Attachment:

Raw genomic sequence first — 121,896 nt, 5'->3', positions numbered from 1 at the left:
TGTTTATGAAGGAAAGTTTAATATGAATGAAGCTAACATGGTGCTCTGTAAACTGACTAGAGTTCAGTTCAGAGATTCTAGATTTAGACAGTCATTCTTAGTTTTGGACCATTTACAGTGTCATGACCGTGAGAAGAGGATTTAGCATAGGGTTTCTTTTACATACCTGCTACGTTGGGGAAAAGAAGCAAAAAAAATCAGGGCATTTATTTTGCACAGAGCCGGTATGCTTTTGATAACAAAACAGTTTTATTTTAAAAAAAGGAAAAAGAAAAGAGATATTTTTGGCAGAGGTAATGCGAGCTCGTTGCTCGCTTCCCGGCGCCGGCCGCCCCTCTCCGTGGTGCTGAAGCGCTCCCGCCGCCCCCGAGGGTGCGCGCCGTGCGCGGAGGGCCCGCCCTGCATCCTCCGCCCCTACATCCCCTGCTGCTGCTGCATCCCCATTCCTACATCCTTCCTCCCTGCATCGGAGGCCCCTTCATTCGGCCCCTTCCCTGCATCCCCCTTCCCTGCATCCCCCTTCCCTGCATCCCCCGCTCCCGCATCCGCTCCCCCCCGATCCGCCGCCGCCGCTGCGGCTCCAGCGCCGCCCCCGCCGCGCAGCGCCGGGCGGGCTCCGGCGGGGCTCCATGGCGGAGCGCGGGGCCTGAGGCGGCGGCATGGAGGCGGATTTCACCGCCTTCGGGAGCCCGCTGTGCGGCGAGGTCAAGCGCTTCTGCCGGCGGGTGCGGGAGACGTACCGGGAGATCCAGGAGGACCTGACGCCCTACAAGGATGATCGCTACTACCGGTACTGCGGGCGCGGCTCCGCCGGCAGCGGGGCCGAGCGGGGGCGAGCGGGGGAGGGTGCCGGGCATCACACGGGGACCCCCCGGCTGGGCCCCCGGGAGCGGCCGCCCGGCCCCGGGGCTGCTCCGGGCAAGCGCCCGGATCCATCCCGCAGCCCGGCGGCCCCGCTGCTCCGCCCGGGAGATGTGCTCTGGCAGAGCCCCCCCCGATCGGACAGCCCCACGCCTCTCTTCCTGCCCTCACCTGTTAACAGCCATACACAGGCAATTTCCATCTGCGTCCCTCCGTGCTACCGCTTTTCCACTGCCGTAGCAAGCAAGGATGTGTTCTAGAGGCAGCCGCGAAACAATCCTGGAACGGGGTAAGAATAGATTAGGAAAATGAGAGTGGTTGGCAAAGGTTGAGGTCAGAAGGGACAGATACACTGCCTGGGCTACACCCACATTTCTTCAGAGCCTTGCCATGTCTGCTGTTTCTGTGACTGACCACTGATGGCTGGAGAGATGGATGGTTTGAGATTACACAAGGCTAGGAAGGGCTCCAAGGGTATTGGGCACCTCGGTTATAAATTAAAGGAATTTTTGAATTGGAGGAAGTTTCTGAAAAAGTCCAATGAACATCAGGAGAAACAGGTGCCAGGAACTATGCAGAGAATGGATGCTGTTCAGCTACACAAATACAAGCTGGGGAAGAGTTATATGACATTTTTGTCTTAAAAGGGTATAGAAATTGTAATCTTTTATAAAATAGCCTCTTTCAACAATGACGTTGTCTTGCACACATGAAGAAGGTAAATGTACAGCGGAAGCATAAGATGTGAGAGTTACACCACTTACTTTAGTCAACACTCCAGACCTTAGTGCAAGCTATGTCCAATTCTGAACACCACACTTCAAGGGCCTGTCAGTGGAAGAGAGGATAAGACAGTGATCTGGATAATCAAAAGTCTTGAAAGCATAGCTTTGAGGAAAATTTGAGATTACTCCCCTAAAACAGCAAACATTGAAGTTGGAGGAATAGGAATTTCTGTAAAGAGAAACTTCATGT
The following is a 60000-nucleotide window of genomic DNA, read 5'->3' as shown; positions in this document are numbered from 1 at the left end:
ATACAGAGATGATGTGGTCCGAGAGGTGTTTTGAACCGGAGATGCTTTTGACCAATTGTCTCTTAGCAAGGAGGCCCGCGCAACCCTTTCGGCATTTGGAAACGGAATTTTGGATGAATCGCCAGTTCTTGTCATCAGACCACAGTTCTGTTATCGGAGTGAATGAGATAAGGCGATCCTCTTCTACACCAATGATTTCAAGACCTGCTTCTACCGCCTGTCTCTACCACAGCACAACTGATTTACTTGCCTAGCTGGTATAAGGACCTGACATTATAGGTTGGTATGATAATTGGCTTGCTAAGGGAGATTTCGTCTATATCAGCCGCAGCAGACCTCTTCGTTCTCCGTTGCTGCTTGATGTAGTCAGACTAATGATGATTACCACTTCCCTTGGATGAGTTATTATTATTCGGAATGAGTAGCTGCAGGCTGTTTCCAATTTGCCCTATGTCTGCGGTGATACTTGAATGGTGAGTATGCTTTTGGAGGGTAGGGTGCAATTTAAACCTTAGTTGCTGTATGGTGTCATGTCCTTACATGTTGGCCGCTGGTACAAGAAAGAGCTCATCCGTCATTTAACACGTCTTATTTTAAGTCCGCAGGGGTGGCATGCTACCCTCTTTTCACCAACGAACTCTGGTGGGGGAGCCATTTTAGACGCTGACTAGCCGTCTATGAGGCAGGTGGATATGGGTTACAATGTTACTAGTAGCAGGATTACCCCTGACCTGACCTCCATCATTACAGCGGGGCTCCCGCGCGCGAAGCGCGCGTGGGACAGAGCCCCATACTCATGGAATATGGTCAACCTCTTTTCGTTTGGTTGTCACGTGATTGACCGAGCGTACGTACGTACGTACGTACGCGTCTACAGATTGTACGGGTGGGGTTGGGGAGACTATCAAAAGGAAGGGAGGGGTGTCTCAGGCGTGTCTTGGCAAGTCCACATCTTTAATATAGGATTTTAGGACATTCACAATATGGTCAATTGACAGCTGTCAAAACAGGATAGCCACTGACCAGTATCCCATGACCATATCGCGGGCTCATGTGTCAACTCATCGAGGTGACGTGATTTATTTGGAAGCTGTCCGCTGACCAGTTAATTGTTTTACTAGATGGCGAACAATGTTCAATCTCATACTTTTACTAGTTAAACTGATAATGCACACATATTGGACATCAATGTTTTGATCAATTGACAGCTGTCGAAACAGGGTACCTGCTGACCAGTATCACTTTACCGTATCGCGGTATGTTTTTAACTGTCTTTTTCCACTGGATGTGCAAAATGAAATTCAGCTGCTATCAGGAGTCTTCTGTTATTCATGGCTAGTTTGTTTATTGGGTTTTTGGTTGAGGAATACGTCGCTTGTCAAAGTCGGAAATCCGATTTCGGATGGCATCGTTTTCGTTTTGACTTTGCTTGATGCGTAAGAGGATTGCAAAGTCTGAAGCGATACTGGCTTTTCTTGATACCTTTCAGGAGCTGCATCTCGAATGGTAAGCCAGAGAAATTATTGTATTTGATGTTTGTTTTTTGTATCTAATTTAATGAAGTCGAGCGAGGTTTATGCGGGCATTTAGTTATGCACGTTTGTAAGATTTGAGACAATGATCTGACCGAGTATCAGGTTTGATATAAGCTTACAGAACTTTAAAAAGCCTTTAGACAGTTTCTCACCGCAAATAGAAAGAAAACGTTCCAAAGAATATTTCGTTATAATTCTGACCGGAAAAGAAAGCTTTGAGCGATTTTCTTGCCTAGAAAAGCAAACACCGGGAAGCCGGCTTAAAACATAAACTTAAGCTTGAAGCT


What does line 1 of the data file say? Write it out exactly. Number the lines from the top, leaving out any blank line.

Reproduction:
Raw genomic sequence first — 121,896 nt, 5'->3', positions numbered from 1 at the left: